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Iran seeks import cuts in response to sanctions

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TEHRAN, Iran — Iran's Central Bank governor is calling for a cut in imports to boost domestic production as the country grapples with tougher international sanctions over its nuclear program.

Four rounds of U.N. Security Council sanctions and separate penalties imposed by the United States and its European allies have hit Iran's economy as the country battles inflation and unemployment but have failed to persuade the country to halt a key part of its nuclear program.

Central Bank Governor Mahmoud Bahmani said the nation should limit imports to "necessary goods" to help lift domestic production and reduce the amount of hard currency exiting the country, the state-run daily newspaper Iran reported Tuesday.

"Imports should be reduced," Bahmani was quoted as saying. "In other words, we should not allow the import of every sort of product."

The international pressure has failed to deter Iran, and Foreign Ministry spokesman Ramin Mehmanparast said Tuesday the country would continue enriching uranium, the part of Iran's nuclear program that is of central concern to the West.

Enrichment at low levels is used to make fuel for nuclear power plants, but at higher levels it can be used in warheads — giving Iran a possible pathway to nuclear weapons development. Tehran denies U.S. accusations that it is concealing such an aim under the cover of a civilian program and says it only wants to enrich uranium to fuel power plants and a medical research reactor.

With Russian help, Iran began loading fuel into its first nuclear power plant in the southern city of Bushehr on Aug. 21 after years of delays.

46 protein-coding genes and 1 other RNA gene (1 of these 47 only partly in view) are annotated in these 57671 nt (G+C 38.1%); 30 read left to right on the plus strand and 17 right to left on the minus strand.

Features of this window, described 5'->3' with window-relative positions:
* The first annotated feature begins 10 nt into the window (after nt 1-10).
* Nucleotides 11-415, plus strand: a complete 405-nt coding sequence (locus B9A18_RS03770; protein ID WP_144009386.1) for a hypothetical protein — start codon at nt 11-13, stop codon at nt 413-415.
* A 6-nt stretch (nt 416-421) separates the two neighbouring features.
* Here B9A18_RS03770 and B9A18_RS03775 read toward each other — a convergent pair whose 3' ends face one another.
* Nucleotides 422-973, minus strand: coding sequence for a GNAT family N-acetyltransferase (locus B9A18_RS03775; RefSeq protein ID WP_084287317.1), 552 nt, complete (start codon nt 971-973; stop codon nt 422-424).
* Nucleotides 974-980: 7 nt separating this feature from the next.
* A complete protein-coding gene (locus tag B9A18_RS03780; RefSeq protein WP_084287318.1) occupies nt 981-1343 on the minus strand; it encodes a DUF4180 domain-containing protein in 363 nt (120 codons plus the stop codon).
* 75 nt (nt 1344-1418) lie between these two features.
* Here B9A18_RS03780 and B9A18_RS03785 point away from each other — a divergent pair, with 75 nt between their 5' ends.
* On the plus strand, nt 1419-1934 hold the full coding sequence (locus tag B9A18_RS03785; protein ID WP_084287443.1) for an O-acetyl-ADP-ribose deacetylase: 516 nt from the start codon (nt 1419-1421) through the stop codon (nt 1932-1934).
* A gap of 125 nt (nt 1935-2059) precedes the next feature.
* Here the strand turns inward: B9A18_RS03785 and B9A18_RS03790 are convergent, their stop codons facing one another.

Mehmanparast, the ministry spokesman, said the notion that Iran no longer needs to enrich uranium after loading the Bushehr plant with fuel provided by Russia was off base.

"When nuclear facilities start working in a country, and are to be expanded, there is definitely a need for (more) enrichment," he said, adding that Iran wants to raise nuclear power generation to 20,000 megawatts — 20 times Bushehr's capacity.

The uranium fuel Russia has supplied for Bushehr is well below the more than 90 percent level of enrichment needed for a nuclear warhead. Iran is already producing its own uranium enriched to the Bushehr level — about 3.5 percent. It also has started a pilot program of enriching uranium to 20 percent, which officials say is needed for a medical research reactor in Tehran.

Iran has announced plans to build other nuclear power plants and says designs for a second facility in southwestern Iran are taking shape.

Iranian officials argue that sanctions are counterproductive, depriving Western firms of access to the country's market while simultaneously boosting Tehran's self-sufficiency. Iran has a well developed automotive and airline sector, and local companies have increasingly stepped in to fill the void created by Western nations that have shied away from work in the country's vital oil sector.

But analysts note that the sanctions have pressured the country by limiting foreign investment and restricting its ability, for example, to tap into the kind of funds needed to revamp its dilapidated oil sector. The country's annual import bill, overall, tops $50 billion.

Iran, which sits atop the world's fourth largest proven reserves of conventional crude, imports over a third of its fuel because of insufficient refining capacity. Nuclear power is seen by Iranian officials as a key way of meeting the country's growing power needs.

Iran's state TV reported that the country formally began production Tuesday at an undersea oil field in the Strait of Hormuz.

The report quotes Mahmoud Zirakchian, head of Iran's offshore oil company, as saying the Hengam oil field is producing about 7,000 barrels of crude per day. The field is jointly held by the Gulf nation of Oman and has a reserve of 600 million barrels of light crude.

Iran produces 4.2 million barrels of oil per day, making it the second largest oil producer in OPEC.